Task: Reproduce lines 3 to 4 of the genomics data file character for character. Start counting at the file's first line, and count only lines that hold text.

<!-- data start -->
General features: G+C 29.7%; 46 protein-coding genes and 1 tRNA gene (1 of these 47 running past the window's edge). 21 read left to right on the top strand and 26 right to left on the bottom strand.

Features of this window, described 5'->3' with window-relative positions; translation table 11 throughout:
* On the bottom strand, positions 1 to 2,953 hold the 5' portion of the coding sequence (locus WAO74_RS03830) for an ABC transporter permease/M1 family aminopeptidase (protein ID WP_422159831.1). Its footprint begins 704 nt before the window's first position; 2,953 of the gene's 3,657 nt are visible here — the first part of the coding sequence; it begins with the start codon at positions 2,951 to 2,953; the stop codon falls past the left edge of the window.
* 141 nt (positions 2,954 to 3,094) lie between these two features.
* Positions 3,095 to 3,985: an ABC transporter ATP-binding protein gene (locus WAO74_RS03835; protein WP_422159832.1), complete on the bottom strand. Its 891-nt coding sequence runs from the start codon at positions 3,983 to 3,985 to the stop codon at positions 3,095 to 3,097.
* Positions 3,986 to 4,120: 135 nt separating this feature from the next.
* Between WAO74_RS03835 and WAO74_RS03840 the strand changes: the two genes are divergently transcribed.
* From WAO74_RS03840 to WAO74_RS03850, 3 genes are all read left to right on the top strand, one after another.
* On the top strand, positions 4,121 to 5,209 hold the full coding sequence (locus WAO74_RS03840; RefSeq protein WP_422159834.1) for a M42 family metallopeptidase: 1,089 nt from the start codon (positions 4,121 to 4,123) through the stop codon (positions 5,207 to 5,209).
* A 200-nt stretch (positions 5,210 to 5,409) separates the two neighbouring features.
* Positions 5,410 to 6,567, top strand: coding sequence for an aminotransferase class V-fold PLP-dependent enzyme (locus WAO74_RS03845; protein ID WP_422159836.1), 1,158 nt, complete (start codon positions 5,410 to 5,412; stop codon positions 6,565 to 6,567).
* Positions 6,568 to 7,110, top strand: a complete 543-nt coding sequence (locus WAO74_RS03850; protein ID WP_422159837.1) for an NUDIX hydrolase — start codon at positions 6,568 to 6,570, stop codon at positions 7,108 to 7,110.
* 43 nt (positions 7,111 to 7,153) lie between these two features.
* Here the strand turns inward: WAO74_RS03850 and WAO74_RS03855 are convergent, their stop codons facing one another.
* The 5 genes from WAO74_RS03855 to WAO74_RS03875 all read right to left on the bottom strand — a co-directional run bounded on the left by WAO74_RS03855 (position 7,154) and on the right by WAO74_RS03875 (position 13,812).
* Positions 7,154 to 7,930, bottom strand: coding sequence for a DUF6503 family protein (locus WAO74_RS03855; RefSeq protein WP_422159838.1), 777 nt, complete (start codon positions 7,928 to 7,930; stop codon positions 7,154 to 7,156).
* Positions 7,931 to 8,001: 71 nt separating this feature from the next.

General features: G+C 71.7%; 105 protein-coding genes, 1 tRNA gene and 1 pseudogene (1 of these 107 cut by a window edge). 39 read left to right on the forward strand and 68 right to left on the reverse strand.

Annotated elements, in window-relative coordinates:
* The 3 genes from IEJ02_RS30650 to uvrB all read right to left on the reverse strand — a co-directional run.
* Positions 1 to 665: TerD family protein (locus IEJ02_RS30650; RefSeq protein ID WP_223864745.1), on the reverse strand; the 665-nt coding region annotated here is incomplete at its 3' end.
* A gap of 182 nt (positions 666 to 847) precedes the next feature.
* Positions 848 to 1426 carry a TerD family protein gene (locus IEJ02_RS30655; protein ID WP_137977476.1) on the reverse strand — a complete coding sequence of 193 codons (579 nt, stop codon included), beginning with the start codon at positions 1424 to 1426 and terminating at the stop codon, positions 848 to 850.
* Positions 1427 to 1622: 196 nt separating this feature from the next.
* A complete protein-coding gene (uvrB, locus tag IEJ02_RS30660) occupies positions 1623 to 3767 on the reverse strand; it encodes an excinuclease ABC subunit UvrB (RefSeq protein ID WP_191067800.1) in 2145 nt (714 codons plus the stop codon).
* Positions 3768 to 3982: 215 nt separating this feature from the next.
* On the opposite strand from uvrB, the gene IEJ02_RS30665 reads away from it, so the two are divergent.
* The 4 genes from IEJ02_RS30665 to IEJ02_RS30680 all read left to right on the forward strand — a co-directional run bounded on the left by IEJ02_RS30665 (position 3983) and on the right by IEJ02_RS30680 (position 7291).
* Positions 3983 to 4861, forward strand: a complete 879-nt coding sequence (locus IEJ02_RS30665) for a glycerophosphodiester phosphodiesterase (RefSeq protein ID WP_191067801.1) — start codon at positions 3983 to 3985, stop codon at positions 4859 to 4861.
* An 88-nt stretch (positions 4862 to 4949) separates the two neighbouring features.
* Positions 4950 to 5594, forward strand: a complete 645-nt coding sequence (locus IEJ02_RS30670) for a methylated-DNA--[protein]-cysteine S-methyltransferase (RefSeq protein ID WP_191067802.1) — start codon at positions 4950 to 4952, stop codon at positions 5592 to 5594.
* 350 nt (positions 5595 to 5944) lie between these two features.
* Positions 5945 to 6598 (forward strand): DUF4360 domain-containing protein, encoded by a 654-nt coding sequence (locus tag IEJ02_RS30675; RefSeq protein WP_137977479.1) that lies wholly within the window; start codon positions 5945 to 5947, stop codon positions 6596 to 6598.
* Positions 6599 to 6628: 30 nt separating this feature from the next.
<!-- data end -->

* On the bottom strand, positions 1 to 2,953 hold the 5' portion of the coding sequence (locus WAO74_RS03830) for an ABC transporter permease/M1 family aminopeptidase (protein ID WP_422159831.1). Its footprint begins 704 nt before the window's first position; 2,953 of the gene's 3,657 nt are visible here — the first part of the coding sequence; it begins with the start codon at positions 2,951 to 2,953; the stop codon falls past the left edge of the window.
* 141 nt (positions 2,954 to 3,094) lie between these two features.